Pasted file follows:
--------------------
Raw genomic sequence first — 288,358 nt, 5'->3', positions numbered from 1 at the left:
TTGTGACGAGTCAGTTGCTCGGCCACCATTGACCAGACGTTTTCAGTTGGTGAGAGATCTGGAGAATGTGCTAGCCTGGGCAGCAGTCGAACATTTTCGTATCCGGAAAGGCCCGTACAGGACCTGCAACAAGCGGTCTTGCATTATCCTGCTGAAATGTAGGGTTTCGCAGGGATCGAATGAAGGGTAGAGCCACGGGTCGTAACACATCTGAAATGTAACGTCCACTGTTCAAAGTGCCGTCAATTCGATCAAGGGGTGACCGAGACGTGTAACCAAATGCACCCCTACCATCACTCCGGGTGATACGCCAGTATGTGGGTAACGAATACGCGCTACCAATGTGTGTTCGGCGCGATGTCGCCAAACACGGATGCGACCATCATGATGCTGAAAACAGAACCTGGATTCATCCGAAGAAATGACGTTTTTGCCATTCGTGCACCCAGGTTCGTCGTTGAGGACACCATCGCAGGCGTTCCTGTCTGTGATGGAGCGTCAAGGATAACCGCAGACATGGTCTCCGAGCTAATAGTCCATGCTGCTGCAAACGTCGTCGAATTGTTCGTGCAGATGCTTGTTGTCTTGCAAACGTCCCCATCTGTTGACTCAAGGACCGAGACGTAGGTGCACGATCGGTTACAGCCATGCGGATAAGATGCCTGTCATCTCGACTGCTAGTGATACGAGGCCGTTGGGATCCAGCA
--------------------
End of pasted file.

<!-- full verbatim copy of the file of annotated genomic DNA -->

Raw genomic sequence first — 288,358 nt, 5'->3', positions numbered from 1 at the left:
TTGTGACGAGTCAGTTGCTCGGCCACCATTGACCAGACGTTTTCAGTTGGTGAGAGATCTGGAGAATGTGCTAGCCTGGGCAGCAGTCGAACATTTTCGTATCCGGAAAGGCCCGTACAGGACCTGCAACAAGCGGTCTTGCATTATCCTGCTGAAATGTAGGGTTTCGCAGGGATCGAATGAAGGGTAGAGCCACGGGTCGTAACACATCTGAAATGTAACGTCCACTGTTCAAAGTGCCGTCAATTCGATCAAGGGGTGACCGAGACGTGTAACCAAATGCACCCCTACCATCACTCCGGGTGATACGCCAGTATGTGGGTAACGAATACGCGCTACCAATGTGTGTTCGGCGCGATGTCGCCAAACACGGATGCGACCATCATGATGCTGAAAACAGAACCTGGATTCATCCGAAGAAATGACGTTTTTGCCATTCGTGCACCCAGGTTCGTCGTTGAGGACACCATCGCAGGCGTTCCTGTCTGTGATGGAGCGTCAAGGATAACCGCAGACATGGTCTCCGAGCTAATAGTCCATGCTGCTGCAAACGTCGTCGAATTGTTCGTGCAGATGCTTGTTGTCTTGCAAACGTCCCCATCTGTTGACTCAAGGACCGAGACGTAGGTGCACGATCGGTTACAGCCATGCGGATAAGATGCCTGTCATCTCGACTGCTAGTGATACGAGGCCGTTGGGATCCAGCA